Preclinical stroke models are critical to our understanding of the mechanisms and neurological deficits following human stroke. While reducing infarct size is a focus of stroke therapies, much attention is also on neuroprotective properties. Adding behavioral and functional outcome measures to preclinical studies is important to evaluate the impact on impairments that occur following stroke: learning, memory, motor function and sensory. There are many behavior tests, each having different sensitivities to deficits associated with particular areas of brain damage.
The following chart below describes common preclinical models for global and focal cerebral ischemia, the expected area of damage in the brain, the relative cognitive and behavior tests and the histological assessment of the brain.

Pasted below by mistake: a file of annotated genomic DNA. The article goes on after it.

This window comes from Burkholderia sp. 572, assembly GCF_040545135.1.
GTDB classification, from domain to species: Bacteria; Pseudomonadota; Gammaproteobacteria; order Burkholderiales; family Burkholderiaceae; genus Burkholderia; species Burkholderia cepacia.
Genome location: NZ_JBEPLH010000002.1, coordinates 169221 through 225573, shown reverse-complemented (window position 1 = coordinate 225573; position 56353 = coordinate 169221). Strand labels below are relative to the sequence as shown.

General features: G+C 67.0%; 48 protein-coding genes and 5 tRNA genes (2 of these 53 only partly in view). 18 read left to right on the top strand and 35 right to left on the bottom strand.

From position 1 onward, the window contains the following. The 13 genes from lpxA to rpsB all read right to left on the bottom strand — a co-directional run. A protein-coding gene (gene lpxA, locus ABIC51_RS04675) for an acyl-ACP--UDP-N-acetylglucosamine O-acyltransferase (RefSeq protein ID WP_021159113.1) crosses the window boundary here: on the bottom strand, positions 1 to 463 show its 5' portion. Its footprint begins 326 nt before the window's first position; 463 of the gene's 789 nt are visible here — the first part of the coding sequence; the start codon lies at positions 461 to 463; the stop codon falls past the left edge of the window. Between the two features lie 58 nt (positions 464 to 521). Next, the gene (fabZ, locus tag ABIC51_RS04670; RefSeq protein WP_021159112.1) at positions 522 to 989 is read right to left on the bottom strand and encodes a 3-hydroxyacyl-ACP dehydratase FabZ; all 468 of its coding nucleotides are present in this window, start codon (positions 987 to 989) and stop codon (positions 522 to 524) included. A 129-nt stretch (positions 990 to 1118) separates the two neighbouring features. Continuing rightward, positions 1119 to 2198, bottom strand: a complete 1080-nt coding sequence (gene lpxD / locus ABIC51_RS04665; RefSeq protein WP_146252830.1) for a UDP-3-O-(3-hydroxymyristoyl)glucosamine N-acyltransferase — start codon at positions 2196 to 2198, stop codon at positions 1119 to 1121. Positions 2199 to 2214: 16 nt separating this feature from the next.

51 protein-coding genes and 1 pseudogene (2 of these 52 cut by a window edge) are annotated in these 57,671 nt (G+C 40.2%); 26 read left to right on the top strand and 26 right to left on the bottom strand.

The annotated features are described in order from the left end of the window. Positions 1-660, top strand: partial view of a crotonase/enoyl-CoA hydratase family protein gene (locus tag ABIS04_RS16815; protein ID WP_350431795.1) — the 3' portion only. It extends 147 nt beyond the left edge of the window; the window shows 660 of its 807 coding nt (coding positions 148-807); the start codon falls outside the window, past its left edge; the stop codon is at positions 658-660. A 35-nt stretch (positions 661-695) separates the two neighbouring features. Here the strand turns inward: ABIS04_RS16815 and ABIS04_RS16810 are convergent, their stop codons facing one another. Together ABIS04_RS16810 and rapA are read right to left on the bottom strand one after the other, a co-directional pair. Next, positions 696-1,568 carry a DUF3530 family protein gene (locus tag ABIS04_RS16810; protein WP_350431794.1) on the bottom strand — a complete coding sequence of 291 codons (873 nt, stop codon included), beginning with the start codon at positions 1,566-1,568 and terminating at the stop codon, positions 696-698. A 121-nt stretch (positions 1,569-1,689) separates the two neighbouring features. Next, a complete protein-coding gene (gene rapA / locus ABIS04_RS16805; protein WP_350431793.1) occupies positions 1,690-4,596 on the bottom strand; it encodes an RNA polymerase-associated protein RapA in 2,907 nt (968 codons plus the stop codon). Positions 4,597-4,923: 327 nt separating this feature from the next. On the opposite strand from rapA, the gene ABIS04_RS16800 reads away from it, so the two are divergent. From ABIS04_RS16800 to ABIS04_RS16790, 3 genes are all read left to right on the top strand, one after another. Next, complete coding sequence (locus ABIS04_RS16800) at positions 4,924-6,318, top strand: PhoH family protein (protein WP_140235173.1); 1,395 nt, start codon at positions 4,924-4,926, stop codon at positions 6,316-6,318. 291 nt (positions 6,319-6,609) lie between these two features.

MCAo (Focal Ischemia)
|4VO (Global Ischemia)||Permanent||Transient||microsphere/|
|Expected area of damage||Mainly hippocampus||Cortex, stratum/Globus Plidus, thalamic nucleus, hippocampus||Mainly cortex||Cortex, multi-focal|
|Spatial memory||Spatial memory, contralateral motor function, coordination||Contralateral motor function, coordination||Mainly motor function, spatial fuction|
|Histology Assessment of damage||H&E: cells at the level of hippocampus||Thionin/H&E: infarct size assessment||Thionin/H&E: infarct size assessment||Thionin/H&E: identification of infarct location & assessment of size|
There are many behavior tests that can be added to preclinical models of stroke. Different tests are sensitive to deficits associated with particular areas of damage. For that reason, it is crucual to select models that provide damage in the relevant areas and pair them with functional tests that can complement histological data. In this way tests will be relevant to the location of damage and the extent of the damage. Contact a neurologist to discuss a preclinical study design.
We will continue to explore the various tests that can be added to assess cognitive, motor and sensory function in future posts. To read more about the neuroinflammation cascasde following acute ischemic stroke, download our eBook.